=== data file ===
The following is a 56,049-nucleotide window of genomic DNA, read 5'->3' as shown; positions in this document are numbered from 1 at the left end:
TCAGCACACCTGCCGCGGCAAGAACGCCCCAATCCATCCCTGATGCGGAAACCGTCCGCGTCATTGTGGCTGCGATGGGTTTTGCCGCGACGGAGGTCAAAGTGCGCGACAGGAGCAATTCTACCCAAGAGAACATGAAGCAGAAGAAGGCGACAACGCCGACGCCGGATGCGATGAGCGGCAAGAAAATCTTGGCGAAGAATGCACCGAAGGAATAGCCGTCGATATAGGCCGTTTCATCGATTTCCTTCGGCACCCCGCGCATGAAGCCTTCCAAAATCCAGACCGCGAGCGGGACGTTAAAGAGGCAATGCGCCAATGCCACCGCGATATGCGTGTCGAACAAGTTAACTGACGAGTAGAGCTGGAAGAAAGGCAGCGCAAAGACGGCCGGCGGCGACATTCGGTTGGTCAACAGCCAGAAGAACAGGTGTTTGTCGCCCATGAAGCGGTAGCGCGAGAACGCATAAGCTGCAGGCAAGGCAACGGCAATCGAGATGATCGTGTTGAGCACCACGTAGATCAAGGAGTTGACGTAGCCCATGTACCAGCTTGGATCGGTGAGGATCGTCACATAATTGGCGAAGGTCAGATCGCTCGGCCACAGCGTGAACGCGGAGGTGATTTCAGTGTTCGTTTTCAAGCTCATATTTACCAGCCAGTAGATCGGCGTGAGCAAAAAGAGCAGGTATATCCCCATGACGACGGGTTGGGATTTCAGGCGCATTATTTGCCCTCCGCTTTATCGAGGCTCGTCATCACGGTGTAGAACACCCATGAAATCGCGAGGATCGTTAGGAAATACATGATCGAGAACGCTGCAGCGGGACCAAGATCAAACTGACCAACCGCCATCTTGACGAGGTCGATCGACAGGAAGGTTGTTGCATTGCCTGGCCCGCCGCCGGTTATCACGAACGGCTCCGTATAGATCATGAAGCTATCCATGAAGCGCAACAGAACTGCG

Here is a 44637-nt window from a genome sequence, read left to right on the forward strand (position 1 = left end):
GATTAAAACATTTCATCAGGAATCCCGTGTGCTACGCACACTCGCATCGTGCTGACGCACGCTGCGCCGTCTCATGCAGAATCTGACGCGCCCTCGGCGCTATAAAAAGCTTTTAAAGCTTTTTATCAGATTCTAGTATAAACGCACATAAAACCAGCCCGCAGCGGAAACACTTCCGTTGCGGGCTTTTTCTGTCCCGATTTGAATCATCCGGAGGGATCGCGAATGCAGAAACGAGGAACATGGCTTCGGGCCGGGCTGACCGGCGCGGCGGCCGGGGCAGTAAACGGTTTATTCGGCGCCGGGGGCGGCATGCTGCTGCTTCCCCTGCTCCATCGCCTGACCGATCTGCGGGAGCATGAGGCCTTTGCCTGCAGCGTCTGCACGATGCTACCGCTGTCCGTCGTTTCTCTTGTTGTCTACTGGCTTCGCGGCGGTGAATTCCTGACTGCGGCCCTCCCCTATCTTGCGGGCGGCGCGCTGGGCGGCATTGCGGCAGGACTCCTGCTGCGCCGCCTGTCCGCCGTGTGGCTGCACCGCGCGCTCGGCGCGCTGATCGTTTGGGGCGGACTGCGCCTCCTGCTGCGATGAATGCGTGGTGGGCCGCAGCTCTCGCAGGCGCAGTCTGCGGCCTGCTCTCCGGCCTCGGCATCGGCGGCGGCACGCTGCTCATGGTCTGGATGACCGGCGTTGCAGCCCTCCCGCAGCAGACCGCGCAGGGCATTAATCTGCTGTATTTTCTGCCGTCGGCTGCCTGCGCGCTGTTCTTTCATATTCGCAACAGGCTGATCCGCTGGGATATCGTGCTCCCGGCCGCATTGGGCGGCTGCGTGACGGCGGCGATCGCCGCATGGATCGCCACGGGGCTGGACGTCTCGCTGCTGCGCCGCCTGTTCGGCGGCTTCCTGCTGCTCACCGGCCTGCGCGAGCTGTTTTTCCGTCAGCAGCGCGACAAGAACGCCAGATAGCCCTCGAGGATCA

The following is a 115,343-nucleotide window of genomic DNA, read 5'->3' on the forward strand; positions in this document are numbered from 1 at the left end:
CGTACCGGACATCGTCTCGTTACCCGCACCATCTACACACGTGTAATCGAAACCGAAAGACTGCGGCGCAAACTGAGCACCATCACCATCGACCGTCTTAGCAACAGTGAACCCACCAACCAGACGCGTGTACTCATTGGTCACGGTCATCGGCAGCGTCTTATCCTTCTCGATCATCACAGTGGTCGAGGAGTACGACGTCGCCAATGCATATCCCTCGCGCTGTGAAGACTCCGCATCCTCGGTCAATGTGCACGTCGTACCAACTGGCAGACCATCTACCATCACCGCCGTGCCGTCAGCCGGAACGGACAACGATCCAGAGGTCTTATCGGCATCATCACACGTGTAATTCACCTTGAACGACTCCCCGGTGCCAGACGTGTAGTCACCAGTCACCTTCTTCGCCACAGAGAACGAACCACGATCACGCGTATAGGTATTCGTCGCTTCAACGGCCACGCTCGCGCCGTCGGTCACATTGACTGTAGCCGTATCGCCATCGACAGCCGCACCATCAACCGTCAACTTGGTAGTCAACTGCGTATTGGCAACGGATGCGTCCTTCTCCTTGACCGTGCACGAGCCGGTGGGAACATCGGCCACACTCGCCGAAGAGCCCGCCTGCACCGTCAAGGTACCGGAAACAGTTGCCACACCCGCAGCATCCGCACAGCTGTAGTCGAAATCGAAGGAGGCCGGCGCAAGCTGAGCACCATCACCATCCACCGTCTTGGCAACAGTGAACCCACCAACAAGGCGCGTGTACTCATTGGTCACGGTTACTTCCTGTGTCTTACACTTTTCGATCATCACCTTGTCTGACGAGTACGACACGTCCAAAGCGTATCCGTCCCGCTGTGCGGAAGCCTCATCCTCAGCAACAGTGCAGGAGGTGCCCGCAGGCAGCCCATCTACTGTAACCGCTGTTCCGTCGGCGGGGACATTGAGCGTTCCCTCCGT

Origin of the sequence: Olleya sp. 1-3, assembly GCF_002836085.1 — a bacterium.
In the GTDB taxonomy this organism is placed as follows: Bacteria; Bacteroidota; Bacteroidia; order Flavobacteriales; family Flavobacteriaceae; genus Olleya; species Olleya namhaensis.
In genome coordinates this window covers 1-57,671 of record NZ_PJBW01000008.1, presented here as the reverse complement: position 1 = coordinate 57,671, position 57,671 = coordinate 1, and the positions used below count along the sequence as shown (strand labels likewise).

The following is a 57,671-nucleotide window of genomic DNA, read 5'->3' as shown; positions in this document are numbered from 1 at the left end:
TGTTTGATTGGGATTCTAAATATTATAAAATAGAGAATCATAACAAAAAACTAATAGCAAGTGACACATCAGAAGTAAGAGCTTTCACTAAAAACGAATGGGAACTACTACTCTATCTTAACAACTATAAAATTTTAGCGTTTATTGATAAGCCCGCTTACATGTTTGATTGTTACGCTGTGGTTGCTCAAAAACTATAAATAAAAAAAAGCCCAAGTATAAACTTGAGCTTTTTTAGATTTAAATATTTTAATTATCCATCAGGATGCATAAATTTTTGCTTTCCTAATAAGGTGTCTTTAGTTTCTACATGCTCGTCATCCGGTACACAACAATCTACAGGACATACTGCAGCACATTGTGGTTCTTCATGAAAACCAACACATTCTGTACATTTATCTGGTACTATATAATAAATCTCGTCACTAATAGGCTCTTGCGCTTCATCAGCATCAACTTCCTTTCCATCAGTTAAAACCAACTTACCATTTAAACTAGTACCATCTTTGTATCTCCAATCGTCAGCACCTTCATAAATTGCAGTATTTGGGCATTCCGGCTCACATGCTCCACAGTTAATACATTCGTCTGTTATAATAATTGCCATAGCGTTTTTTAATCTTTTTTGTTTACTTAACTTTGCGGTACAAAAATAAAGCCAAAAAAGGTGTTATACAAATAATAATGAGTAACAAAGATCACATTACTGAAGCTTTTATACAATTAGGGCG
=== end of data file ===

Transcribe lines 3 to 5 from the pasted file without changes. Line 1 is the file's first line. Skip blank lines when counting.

Here is a 44637-nt window from a genome sequence, read left to right on the forward strand (position 1 = left end):
GATTAAAACATTTCATCAGGAATCCCGTGTGCTACGCACACTCGCATCGTGCTGACGCACGCTGCGCCGTCTCATGCAGAATCTGACGCGCCCTCGGCGCTATAAAAAGCTTTTAAAGCTTTTTATCAGATTCTAGTATAAACGCACATAAAACCAGCCCGCAGCGGAAACACTTCCGTTGCGGGCTTTTTCTGTCCCGATTTGAATCATCCGGAGGGATCGCGAATGCAGAAACGAGGAACATGGCTTCGGGCCGGGCTGACCGGCGCGGCGGCCGGGGCAGTAAACGGTTTATTCGGCGCCGGGGGCGGCATGCTGCTGCTTCCCCTGCTCCATCGCCTGACCGATCTGCGGGAGCATGAGGCCTTTGCCTGCAGCGTCTGCACGATGCTACCGCTGTCCGTCGTTTCTCTTGTTGTCTACTGGCTTCGCGGCGGTGAATTCCTGACTGCGGCCCTCCCCTATCTTGCGGGCGGCGCGCTGGGCGGCATTGCGGCAGGACTCCTGCTGCGCCGCCTGTCCGCCGTGTGGCTGCACCGCGCGCTCGGCGCGCTGATCGTTTGGGGCGGACTGCGCCTCCTGCTGCGATGAATGCGTGGTGGGCCGCAGCTCTCGCAGGCGCAGTCTGCGGCCTGCTCTCCGGCCTCGGCATCGGCGGCGGCACGCTGCTCATGGTCTGGATGACCGGCGTTGCAGCCCTCCCGCAGCAGACCGCGCAGGGCATTAATCTGCTGTATTTTCTGCCGTCGGCTGCCTGCGCGCTGTTCTTTCATATTCGCAACAGGCTGATCCGCTGGGATATCGTGCTCCCGGCCGCATTGGGCGGCTGCGTGACGGCGGCGATCGCCGCATGGATCGCCACGGGGCTGGACGTCTCGCTGCTGCGCCGCCTGTTCGGCGGCTTCCTGCTGCTCACCGGCCTGCGCGAGCTGTTTTTCCGTCAGCAGCGCGACAAGAACGCCAGATAGCCCTCGAGGATCA

The following is a 115,343-nucleotide window of genomic DNA, read 5'->3' on the forward strand; positions in this document are numbered from 1 at the left end: